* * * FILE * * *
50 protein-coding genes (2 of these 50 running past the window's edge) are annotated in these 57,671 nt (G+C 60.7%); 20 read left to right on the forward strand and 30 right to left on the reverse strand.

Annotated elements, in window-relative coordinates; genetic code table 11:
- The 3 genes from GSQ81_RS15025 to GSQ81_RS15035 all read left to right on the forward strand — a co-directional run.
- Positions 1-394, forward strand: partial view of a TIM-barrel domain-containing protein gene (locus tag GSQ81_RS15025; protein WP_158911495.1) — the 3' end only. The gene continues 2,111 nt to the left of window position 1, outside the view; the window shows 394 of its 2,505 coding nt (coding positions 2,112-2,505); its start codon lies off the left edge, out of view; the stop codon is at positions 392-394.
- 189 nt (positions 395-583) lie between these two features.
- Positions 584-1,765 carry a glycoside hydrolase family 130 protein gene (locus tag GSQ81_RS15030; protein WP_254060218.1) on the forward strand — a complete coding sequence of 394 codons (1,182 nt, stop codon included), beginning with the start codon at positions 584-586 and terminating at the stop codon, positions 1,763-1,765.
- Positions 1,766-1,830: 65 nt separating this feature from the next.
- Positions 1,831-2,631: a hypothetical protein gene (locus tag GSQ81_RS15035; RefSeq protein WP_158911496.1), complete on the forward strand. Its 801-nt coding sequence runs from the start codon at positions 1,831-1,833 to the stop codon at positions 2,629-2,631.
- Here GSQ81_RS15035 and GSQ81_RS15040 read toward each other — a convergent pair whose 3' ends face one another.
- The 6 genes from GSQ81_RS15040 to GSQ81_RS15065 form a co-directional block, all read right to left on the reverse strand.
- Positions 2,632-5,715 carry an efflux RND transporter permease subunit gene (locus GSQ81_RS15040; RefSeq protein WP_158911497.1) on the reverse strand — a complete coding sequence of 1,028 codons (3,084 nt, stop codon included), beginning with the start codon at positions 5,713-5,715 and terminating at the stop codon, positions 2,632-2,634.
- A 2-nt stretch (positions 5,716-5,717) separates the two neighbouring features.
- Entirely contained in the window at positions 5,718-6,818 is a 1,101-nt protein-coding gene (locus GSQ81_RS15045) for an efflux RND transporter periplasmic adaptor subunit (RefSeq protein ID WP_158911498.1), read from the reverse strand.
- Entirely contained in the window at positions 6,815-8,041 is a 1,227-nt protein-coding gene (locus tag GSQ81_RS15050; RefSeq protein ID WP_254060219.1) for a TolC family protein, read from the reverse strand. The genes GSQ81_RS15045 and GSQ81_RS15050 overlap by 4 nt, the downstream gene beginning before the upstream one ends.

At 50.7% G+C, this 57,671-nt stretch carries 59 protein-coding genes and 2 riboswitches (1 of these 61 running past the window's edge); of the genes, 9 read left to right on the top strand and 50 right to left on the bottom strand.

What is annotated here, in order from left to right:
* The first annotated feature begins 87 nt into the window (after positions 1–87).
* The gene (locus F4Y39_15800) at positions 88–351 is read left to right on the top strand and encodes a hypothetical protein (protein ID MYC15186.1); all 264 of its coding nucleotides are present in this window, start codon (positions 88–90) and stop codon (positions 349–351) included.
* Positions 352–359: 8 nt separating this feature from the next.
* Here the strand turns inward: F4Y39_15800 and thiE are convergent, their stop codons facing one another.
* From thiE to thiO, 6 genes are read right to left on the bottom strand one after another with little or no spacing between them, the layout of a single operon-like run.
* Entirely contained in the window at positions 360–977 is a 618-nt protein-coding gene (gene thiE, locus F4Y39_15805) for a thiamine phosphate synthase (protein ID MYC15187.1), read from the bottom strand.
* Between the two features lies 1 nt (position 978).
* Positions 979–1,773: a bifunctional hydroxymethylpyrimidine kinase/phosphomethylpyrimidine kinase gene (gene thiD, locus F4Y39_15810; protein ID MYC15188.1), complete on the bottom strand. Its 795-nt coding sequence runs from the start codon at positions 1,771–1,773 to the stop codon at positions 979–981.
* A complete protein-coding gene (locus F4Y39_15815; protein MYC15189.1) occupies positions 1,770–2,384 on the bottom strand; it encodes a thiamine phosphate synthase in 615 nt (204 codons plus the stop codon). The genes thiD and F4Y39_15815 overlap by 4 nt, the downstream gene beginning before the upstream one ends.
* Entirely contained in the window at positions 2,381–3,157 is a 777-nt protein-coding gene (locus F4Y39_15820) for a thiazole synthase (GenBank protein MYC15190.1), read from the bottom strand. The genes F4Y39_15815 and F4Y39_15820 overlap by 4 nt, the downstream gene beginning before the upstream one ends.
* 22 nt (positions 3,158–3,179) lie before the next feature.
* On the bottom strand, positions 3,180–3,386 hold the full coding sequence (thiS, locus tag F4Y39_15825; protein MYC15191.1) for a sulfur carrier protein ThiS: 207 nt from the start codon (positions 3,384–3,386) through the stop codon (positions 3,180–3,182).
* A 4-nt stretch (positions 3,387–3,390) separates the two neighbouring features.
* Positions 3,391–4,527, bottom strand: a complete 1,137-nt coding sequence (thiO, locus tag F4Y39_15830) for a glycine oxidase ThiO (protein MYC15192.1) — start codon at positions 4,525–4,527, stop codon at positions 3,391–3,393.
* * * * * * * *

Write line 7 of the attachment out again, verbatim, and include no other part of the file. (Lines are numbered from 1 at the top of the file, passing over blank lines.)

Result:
- Positions 1,766-1,830: 65 nt separating this feature from the next.